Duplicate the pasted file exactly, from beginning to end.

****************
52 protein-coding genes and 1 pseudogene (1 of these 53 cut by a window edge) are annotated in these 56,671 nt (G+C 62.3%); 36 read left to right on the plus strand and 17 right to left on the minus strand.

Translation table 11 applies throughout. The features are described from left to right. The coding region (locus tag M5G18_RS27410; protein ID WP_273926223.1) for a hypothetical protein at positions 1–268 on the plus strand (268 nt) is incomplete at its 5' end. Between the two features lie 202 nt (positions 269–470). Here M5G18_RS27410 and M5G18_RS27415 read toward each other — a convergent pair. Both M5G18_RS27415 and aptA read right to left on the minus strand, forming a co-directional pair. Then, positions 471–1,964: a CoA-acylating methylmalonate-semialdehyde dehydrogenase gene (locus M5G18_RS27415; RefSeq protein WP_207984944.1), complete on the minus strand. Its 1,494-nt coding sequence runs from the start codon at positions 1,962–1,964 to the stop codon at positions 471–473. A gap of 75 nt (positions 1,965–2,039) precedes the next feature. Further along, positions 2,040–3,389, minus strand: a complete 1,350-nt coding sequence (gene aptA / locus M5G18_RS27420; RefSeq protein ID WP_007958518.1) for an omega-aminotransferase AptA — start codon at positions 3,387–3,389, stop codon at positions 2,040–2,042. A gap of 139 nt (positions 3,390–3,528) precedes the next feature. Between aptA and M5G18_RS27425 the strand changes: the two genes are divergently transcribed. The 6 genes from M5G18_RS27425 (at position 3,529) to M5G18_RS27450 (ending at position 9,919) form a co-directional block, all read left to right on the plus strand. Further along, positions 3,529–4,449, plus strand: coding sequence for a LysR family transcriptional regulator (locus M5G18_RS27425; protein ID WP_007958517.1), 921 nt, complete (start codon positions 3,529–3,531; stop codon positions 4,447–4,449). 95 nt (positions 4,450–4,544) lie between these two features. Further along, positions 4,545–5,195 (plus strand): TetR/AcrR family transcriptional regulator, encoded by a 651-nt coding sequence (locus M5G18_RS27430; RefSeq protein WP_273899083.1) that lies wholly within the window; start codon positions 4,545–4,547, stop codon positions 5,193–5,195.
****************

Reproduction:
52 protein-coding genes and 1 pseudogene (1 of these 53 cut by a window edge) are annotated in these 56,671 nt (G+C 62.3%); 36 read left to right on the plus strand and 17 right to left on the minus strand.

Translation table 11 applies throughout. The features are described from left to right. The coding region (locus tag M5G18_RS27410; protein ID WP_273926223.1) for a hypothetical protein at positions 1–268 on the plus strand (268 nt) is incomplete at its 5' end. Between the two features lie 202 nt (positions 269–470). Here M5G18_RS27410 and M5G18_RS27415 read toward each other — a convergent pair. Both M5G18_RS27415 and aptA read right to left on the minus strand, forming a co-directional pair. Then, positions 471–1,964: a CoA-acylating methylmalonate-semialdehyde dehydrogenase gene (locus M5G18_RS27415; RefSeq protein WP_207984944.1), complete on the minus strand. Its 1,494-nt coding sequence runs from the start codon at positions 1,962–1,964 to the stop codon at positions 471–473. A gap of 75 nt (positions 1,965–2,039) precedes the next feature. Further along, positions 2,040–3,389, minus strand: a complete 1,350-nt coding sequence (gene aptA / locus M5G18_RS27420; RefSeq protein ID WP_007958518.1) for an omega-aminotransferase AptA — start codon at positions 3,387–3,389, stop codon at positions 2,040–2,042. A gap of 139 nt (positions 3,390–3,528) precedes the next feature. Between aptA and M5G18_RS27425 the strand changes: the two genes are divergently transcribed. The 6 genes from M5G18_RS27425 (at position 3,529) to M5G18_RS27450 (ending at position 9,919) form a co-directional block, all read left to right on the plus strand. Further along, positions 3,529–4,449, plus strand: coding sequence for a LysR family transcriptional regulator (locus M5G18_RS27425; protein ID WP_007958517.1), 921 nt, complete (start codon positions 3,529–3,531; stop codon positions 4,447–4,449). 95 nt (positions 4,450–4,544) lie between these two features. Further along, positions 4,545–5,195 (plus strand): TetR/AcrR family transcriptional regulator, encoded by a 651-nt coding sequence (locus M5G18_RS27430; RefSeq protein WP_273899083.1) that lies wholly within the window; start codon positions 4,545–4,547, stop codon positions 5,193–5,195.